Why would the 1960s, a decade frequently associated with the last gasp of secular values and governance in Egypt, inaugurate a period of utterly unprecedented growth in one of the country’s largest and most important religious institutions — the Coptic Orthodox Church? This is a question I have been perplexed by for years as a historian of modern Egypt, the Coptic community and Coptic-Muslim relations.
Indeed, well before the 1967 defeat, the Coptic Pope, Kirollos VI, and Egypt’s President, Gamal Abdel Nasser, had sealed a partnership between church and state that would ensure the acknowledgment of Kirollos and popes after him as the sole legitimate leaders of the Coptic community in both spiritual and temporal affairs. This is a partnership that would pave the way for the explosive growth of the Coptic Church as an institution both in Egypt and in the diaspora, pervading the spiritual and social lives of most Copts in the decades that would follow, and indeed, to this very day.
All of this is perplexing because the commonly accepted images of Kirollos and Nasser as public figures in Egypt hardly appear commensurate with this historical development. For his part, Kirollos is far better known for his spirituality than for institution building. And Nasser, in stark contrast to his successors as president, is not commonly reputed to have politicized religion. Indeed, a great deal of the nostalgia associated with Nasser in contemporary Egypt is intimately bound up with a perception of his rule as mostly, if not entirely, secular in outlook and orientation.
I have offered my own answers to this question, which are particular to the Egyptian context. The rationale for the partnership between pope and president was linked to their shared aversion to the Coptic lay elite that had wielded great influence in Egyptian politics between the 1919 and 1952 revolutions. This was an elite that regarded the Coptic clergy as utterly incapable of managing an institution as large and complex as the Coptic Orthodox Church, and that recoiled in alarm at the land reform and, later, the nationalization projects mounted by Nasser’s state. That Kirollos and Nasser would find common cause to marginalize the Coptic lay elite is, with this history kept in mind, entirely understandable.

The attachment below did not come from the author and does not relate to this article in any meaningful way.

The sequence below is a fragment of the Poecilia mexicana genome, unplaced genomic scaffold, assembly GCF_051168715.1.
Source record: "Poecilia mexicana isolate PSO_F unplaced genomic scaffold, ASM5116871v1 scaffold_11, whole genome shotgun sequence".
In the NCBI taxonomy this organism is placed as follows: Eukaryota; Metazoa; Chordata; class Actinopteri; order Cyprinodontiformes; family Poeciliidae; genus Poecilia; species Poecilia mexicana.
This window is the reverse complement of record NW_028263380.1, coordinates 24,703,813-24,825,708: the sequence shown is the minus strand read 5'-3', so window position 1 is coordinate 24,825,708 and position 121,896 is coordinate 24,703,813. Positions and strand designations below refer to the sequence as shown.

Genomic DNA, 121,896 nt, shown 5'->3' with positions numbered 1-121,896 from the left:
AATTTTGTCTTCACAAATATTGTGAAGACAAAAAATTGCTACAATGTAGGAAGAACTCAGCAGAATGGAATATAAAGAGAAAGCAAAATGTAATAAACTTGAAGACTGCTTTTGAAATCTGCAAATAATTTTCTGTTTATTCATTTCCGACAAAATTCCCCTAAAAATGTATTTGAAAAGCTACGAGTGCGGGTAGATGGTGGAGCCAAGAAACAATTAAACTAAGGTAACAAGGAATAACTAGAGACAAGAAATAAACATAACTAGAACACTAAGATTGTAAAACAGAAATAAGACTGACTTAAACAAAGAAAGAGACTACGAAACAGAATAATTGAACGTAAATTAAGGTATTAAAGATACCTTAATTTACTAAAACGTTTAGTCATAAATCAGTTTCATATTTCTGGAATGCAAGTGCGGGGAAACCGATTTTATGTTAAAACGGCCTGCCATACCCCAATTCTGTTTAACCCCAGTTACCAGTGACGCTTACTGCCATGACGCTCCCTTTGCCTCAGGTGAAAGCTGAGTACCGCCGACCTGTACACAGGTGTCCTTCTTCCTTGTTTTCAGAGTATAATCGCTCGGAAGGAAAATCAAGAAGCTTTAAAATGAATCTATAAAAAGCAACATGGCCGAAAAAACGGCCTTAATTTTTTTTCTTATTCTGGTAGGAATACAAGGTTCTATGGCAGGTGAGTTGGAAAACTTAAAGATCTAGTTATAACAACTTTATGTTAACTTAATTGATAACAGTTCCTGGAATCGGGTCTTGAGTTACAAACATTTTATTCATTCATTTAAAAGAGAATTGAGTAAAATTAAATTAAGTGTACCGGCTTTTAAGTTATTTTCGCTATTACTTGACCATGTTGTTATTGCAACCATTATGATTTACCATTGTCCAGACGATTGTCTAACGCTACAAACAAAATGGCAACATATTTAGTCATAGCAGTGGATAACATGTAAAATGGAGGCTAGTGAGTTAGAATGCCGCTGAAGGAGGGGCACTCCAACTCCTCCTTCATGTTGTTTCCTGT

What is so exciting about the publication of Saba Mahmood’s latest monograph, Religious Difference in a Secular Age: A Minority Report (Princeton University Press, 2015), is the promise of an answer to such questions that is less concerned with the vagaries of political coalitions than with the structure and ethos of the modern Egyptian state. Central to Mahmood’s concerns in this book is the Egyptian state’s pretense of secularism.
In an important sense, Mahmood seeks to turn conventional notions of Egyptian secularism on their head. While countless observers of modern Egypt have attributed sectarianism and the discrimination that Copts suffer to the “incomplete” or “imperfect” realization of secular principles in the Egyptian polity, Mahmood argues, to the contrary, that the very realization of secularism has had a devastating impact, not only for Copts, but for all Egyptians. This secularism has purported to sever the political sphere from the religious, and to give the state a neutral attitude towards all Egyptian citizens regardless of their faith. In fact, perhaps counterintuitively, the pretension to secularism has required the modern Egyptian state to intervene in affairs of faith as never before, with the result that sectarian differences have become increasingly relevant in Egyptians’ lives, not less so.
There are five facets of secularism that Mahmood addresses: Political and civil rights, religious liberties, minority rights, public order and the legal distinctions between public and private. Religious Difference in a Secular Age is particularly indispensable in illustrating the genealogy of these facets of secularism, for instance, how closely the idea of religious liberty became, over time, bound to distinctly Protestant notions about individual conscience. Indeed, the first chapter traces how, in the course of the nineteenth and twentieth centuries, Christian missionaries had a profound influence over the drafting of international human rights instruments cited to this day, in a manner that generally favored individual protection of conscience over collective protection for minority communities.